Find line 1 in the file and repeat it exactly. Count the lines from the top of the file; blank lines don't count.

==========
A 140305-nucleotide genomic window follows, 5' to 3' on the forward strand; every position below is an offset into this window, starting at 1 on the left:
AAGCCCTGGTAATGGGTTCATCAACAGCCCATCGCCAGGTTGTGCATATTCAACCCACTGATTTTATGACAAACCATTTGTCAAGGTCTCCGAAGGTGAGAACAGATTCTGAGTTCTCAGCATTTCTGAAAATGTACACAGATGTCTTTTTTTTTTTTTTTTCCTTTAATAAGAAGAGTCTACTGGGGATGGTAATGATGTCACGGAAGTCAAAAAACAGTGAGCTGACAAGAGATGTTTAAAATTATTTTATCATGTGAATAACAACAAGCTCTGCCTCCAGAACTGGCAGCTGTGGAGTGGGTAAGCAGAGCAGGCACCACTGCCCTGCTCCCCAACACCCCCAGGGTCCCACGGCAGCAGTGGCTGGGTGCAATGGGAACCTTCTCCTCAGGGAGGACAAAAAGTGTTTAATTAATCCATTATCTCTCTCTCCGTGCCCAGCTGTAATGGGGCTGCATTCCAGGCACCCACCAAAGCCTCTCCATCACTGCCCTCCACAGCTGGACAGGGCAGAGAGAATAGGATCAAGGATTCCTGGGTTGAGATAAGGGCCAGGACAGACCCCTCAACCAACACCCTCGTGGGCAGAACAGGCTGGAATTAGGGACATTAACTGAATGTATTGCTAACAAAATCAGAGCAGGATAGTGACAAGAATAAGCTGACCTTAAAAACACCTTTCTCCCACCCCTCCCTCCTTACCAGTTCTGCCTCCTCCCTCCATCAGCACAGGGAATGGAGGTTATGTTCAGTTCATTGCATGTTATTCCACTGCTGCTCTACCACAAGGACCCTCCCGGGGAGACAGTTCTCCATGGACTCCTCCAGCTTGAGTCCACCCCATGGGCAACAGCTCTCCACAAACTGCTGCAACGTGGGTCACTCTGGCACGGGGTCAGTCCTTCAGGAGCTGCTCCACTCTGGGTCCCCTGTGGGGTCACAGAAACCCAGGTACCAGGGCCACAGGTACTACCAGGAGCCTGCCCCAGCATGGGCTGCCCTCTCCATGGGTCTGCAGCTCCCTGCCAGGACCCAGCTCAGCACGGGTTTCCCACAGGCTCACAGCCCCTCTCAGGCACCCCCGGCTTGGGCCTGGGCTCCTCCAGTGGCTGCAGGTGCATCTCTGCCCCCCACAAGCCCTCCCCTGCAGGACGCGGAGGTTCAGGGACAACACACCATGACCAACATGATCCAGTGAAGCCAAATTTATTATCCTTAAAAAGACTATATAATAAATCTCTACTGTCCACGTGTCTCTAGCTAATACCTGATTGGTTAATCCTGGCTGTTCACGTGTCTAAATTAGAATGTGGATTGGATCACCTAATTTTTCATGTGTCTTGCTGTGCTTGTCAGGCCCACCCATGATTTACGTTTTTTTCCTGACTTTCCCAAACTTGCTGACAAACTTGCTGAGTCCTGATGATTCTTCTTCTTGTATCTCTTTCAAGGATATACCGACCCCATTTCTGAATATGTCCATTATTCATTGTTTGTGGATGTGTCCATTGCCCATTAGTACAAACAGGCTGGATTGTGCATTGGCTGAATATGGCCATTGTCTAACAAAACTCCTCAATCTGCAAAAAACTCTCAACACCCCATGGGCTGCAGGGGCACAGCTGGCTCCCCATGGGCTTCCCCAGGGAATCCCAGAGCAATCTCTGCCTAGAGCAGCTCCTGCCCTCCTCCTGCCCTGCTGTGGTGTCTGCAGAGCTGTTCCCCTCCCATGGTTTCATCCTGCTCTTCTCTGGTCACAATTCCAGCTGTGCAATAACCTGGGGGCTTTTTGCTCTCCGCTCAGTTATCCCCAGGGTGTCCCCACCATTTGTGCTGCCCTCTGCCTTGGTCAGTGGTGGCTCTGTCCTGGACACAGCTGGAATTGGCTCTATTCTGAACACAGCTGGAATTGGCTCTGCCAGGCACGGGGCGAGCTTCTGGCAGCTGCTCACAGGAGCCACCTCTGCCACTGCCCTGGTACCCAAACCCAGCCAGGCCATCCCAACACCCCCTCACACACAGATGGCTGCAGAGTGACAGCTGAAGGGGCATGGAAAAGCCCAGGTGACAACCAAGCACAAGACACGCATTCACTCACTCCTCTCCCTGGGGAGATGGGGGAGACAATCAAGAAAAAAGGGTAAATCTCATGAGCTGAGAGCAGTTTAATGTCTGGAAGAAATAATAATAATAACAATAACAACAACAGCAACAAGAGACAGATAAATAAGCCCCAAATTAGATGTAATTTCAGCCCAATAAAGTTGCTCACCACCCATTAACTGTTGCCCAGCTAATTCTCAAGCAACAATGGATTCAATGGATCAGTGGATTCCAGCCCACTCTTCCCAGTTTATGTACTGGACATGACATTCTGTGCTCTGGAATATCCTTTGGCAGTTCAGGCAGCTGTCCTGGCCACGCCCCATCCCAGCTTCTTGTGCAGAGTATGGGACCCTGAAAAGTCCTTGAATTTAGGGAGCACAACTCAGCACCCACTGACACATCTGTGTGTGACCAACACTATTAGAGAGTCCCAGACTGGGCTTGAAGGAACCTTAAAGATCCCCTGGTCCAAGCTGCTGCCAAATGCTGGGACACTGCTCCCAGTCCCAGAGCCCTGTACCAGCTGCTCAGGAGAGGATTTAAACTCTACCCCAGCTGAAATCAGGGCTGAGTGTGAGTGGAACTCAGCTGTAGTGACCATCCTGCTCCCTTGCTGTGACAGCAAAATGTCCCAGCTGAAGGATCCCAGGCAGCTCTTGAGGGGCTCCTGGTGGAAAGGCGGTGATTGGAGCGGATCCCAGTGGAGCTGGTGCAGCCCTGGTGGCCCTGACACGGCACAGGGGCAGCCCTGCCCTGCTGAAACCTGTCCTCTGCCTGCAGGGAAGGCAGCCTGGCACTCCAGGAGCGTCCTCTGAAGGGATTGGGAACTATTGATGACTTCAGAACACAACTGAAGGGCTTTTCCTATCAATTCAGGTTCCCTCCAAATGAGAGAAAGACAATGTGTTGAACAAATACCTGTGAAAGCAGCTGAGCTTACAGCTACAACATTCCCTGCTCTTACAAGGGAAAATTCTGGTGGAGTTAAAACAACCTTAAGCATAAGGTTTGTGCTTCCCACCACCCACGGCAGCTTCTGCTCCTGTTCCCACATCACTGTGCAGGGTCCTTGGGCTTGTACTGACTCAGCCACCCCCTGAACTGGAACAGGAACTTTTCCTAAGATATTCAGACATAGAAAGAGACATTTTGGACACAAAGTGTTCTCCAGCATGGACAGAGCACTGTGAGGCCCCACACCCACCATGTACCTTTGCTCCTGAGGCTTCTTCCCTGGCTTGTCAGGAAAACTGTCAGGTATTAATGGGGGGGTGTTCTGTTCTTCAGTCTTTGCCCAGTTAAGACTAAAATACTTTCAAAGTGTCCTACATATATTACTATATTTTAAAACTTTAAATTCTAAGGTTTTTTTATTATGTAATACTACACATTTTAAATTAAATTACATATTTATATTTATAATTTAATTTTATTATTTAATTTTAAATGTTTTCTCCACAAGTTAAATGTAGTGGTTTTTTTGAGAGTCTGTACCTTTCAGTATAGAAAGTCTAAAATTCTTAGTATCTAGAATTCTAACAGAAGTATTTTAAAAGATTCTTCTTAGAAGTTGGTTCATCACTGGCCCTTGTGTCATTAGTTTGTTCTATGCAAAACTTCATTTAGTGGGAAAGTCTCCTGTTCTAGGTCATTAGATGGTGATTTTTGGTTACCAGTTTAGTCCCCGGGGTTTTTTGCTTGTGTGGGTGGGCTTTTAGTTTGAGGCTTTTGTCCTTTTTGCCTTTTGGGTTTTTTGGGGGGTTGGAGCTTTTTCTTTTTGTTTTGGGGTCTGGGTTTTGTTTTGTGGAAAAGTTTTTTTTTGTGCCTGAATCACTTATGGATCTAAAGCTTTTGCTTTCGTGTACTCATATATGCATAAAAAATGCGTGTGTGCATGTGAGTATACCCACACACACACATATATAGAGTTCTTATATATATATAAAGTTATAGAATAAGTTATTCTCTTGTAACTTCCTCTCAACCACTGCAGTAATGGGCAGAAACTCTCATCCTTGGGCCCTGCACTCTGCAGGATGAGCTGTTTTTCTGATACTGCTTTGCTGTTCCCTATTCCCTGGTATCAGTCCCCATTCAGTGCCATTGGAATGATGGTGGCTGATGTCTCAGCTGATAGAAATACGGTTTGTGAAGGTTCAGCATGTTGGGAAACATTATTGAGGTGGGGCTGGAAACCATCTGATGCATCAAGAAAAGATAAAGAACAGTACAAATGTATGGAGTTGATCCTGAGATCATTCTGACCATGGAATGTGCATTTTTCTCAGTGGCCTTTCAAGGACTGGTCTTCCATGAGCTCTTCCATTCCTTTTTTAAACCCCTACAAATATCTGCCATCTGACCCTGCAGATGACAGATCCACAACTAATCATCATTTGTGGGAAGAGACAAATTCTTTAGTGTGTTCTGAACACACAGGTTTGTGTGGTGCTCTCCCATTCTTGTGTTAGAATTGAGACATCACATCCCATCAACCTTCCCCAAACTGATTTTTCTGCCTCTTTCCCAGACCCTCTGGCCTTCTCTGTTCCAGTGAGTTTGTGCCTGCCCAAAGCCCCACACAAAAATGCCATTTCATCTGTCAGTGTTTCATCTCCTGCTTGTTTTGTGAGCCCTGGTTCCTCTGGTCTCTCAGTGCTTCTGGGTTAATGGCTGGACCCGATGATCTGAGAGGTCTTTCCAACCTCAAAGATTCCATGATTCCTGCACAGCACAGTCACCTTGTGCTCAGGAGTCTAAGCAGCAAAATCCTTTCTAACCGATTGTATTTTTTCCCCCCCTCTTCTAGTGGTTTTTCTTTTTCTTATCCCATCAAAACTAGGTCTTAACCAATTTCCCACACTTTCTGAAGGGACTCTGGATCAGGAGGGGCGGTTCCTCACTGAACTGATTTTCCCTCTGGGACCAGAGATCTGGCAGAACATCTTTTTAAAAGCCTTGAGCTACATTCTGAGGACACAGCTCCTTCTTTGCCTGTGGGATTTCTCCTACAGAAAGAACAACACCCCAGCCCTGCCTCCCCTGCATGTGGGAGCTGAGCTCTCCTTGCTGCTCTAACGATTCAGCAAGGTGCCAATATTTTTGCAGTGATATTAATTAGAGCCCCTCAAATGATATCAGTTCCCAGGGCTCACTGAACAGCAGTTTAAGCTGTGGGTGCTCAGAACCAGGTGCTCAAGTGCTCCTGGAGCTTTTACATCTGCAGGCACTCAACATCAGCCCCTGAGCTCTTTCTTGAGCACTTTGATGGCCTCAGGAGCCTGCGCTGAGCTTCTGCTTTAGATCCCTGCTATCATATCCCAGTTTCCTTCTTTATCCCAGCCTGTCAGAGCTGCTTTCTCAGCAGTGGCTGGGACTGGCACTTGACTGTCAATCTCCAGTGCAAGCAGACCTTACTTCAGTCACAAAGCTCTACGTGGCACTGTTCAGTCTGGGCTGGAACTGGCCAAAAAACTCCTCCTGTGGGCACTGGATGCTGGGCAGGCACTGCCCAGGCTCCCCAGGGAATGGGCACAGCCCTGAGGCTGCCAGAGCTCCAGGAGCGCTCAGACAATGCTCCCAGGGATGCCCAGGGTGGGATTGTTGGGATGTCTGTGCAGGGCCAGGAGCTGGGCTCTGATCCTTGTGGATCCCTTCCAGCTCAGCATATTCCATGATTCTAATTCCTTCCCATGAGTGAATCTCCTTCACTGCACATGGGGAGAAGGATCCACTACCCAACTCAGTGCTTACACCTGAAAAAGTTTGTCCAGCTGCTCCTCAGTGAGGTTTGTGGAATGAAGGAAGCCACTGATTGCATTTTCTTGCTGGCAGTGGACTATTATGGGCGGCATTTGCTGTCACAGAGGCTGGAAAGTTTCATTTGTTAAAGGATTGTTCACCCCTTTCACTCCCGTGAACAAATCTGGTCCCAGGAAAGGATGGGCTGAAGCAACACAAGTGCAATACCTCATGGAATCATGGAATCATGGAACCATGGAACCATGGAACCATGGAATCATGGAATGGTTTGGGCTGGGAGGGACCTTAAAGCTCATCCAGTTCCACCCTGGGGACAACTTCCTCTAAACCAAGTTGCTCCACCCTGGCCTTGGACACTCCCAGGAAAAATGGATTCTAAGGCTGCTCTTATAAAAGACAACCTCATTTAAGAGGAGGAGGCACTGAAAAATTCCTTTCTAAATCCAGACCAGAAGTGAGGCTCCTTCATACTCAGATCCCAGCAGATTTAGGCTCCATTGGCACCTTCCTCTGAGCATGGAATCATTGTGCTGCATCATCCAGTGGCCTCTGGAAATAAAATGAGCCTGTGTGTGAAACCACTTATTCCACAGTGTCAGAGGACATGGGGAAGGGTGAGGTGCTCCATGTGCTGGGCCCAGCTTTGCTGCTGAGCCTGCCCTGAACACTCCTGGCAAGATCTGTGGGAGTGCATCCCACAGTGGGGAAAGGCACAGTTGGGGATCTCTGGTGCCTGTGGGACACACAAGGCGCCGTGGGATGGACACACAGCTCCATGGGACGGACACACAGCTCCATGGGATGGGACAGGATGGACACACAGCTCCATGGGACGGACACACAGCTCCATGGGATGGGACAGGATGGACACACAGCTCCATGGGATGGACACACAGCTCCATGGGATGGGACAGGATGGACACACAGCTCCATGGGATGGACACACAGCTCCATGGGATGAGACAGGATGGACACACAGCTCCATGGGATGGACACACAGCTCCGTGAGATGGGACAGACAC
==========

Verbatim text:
A 140305-nucleotide genomic window follows, 5' to 3' on the forward strand; every position below is an offset into this window, starting at 1 on the left: